Today marks fourteen years since the 9/11 terror attacks.

FOX News Radio's Tonya J. Powers has more on how the events of that day are being remembered:

(AP Photo/Jacquelyn Martin)
(AP Photo/Jacquelyn Martin)

Observances are planned today in New York City, Washington DC, and Pennsylvania to remember the almost 3,000 people who were killed on September 11, 2001.

A ceremony at the national September 11th Memorial and Museum in lower Manhattan will include six moments of silence -- to mark the times that each plane hit the towers, twice to mark the time when each tower fell and to mark the moments of the attacks on the Pentagon and Flight 93.

At the White House, the President and First Lady will gather on the South Lawn of the White House to observe a moment of silence there.

In Shanksville, Pennsylvania, a new visitors center for the Flight 93 National Memorial opened this week and will hold an observance as well.

In New York City, Tonya J. Powers, FOX News Radio.

LISTEN to FOX News Radio's special coverage marking 14 years since the 9/11 attacks:

(AP Photo/Mark Lennihan)
(AP Photo/Mark Lennihan)

Former Deputy CIA Director Michael Morell was with President George W. Bush when the tragedy happened, and shared his experience with Fox News Radio's Tonya J. Powers:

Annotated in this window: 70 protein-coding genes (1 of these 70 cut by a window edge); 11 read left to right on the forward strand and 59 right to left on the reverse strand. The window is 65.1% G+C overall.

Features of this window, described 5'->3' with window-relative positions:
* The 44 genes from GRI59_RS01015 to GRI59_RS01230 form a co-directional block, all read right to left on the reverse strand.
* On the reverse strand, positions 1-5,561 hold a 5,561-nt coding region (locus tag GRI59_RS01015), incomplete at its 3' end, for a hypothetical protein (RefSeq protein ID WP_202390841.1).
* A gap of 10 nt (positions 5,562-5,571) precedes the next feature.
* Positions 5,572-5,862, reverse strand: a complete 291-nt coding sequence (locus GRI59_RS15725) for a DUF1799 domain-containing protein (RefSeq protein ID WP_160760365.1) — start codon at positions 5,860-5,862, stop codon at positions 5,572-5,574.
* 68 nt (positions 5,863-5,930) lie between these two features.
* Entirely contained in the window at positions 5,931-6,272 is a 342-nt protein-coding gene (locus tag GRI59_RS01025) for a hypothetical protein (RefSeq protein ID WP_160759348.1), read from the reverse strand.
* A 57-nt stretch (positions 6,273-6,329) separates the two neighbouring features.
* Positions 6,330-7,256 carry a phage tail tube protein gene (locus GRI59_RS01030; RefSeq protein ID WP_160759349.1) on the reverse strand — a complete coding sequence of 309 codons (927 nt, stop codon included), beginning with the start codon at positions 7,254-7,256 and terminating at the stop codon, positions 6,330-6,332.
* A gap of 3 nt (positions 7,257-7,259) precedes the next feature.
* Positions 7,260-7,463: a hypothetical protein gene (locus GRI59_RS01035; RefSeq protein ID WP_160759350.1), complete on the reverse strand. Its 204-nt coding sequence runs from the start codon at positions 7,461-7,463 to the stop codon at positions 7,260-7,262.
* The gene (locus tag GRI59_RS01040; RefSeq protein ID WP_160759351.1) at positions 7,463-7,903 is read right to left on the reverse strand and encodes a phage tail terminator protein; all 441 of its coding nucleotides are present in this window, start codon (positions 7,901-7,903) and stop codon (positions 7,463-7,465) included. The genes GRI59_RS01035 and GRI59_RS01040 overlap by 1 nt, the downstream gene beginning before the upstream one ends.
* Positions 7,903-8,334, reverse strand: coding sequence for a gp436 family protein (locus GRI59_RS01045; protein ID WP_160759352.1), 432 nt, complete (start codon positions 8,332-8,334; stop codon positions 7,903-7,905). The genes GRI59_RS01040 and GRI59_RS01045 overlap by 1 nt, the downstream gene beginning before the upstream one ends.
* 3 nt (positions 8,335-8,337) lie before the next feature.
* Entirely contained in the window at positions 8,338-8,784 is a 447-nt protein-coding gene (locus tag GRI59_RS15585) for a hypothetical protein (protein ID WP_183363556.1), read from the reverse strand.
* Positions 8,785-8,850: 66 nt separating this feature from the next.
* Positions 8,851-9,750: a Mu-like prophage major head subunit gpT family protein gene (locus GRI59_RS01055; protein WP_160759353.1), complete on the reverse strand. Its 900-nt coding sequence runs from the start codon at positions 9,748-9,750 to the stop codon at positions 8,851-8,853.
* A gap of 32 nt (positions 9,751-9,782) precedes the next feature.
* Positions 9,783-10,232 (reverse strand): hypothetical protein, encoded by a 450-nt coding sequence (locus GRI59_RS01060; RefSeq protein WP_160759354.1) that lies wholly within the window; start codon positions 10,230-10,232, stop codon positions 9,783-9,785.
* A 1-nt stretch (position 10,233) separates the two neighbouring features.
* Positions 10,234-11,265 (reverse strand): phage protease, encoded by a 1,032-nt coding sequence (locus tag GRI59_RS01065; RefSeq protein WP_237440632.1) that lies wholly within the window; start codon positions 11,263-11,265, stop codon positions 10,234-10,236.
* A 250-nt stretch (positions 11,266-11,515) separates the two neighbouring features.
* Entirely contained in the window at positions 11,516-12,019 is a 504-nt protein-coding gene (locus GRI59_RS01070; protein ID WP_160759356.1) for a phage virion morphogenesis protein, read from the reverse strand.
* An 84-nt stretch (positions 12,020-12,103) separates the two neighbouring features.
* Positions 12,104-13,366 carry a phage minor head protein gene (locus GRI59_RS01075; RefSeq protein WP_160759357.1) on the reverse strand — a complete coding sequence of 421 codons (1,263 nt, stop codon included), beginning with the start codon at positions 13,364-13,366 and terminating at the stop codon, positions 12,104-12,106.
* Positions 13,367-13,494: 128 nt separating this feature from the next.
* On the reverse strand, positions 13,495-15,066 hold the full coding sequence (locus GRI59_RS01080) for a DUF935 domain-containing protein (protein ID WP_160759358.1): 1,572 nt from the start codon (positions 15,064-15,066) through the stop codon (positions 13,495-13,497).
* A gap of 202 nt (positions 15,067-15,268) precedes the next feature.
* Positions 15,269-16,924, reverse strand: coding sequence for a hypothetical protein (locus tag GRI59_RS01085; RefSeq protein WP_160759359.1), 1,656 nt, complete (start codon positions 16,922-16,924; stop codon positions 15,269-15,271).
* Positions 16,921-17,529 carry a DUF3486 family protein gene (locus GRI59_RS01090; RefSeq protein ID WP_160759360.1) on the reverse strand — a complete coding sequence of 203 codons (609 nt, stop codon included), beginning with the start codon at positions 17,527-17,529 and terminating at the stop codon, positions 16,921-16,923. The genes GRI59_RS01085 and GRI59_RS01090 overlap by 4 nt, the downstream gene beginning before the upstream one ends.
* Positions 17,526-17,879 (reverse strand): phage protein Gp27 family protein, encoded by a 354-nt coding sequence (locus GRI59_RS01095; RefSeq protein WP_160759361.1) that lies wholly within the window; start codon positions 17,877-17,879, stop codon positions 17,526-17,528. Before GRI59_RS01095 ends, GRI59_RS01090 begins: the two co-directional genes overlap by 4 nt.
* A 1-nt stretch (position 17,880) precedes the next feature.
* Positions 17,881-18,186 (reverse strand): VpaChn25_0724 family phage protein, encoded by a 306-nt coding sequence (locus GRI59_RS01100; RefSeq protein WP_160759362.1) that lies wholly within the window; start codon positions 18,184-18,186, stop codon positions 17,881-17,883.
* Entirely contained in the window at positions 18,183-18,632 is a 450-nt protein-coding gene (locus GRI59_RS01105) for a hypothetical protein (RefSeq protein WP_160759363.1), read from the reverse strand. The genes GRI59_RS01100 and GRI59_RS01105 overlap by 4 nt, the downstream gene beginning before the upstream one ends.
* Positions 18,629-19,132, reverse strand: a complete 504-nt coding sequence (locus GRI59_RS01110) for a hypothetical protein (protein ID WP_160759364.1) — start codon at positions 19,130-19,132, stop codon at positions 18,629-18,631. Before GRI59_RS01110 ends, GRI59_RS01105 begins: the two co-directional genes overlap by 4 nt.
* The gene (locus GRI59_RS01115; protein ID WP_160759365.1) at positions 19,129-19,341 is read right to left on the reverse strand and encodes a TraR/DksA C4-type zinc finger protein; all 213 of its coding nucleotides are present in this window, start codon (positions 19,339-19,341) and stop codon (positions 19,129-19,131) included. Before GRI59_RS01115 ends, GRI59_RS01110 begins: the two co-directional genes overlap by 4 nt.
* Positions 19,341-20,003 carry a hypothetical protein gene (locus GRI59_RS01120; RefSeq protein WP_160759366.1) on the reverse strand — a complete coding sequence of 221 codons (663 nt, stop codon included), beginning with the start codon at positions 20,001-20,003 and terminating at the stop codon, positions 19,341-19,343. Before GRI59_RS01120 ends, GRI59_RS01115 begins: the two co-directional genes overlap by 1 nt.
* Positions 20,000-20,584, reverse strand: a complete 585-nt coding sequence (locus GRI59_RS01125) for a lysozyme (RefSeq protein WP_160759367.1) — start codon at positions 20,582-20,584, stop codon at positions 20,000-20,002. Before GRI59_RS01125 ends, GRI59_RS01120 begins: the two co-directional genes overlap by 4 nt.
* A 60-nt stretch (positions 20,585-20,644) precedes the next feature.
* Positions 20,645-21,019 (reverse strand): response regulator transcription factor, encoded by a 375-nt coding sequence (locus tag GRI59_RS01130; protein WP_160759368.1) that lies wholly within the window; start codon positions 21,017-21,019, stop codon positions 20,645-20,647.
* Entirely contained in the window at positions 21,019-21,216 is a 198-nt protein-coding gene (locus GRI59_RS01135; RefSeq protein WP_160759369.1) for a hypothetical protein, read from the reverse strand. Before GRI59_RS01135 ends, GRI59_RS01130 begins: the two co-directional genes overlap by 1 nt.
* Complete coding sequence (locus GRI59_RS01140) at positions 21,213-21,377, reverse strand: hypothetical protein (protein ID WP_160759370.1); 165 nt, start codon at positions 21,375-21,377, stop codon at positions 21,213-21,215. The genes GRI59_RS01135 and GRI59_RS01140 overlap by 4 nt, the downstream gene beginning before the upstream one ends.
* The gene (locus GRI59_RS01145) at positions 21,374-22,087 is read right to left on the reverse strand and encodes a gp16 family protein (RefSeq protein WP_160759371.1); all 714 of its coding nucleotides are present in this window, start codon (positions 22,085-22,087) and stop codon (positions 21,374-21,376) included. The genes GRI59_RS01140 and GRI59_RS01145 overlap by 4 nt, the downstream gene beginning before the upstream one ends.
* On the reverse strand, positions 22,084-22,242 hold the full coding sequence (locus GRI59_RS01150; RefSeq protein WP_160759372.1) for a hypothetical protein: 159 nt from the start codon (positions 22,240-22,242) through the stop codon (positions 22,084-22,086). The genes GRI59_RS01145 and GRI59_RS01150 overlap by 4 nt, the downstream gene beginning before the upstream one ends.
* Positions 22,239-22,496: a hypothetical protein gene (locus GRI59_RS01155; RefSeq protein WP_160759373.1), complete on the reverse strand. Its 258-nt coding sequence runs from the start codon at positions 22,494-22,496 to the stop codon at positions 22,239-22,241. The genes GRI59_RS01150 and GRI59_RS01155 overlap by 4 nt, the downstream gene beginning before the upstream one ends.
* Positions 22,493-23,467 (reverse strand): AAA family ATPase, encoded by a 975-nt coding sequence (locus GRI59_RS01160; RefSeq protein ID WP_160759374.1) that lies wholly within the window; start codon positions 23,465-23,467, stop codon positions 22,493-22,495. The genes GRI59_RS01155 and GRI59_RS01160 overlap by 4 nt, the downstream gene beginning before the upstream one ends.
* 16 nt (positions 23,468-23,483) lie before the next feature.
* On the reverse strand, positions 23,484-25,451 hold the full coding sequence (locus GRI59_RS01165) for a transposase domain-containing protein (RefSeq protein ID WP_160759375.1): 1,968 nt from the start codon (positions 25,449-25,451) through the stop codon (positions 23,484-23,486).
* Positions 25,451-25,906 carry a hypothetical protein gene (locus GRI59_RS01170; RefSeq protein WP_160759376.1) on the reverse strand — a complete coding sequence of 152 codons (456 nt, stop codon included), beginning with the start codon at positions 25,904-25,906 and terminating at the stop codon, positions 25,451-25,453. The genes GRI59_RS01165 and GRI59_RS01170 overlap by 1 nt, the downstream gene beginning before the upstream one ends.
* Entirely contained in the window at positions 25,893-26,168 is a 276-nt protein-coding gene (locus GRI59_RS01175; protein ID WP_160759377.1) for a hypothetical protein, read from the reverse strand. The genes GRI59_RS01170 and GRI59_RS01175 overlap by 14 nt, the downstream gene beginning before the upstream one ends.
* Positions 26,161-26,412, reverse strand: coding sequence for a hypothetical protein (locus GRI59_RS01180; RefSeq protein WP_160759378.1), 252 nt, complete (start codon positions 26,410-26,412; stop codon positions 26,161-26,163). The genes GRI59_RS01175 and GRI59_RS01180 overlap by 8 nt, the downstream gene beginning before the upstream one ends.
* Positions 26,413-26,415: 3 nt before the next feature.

President Bush was in Florida on September 11, 2001, visiting students at Booker Elementary School.

Former CIA Deputy Director Morell told me they were in the motorcade when the first plane struck.

(Morell) "And all of us, including the President, at that moment, thought that this must have been an accident."

But when the second tower was hit, they knew it was no accident.

(Morell) "We were all standing in the classroom next door watching it, and that's when Andy Card went in and told him, you know, we were at war. The nation was under attack."

The President asked him who was responsible... His answer?

(Morell) "I would bet every dollar I have, I would bet my children's future, that this was Usama bin Laden and al Qaeda."

In New York City, Tonya J. Powers, FOX News Radio.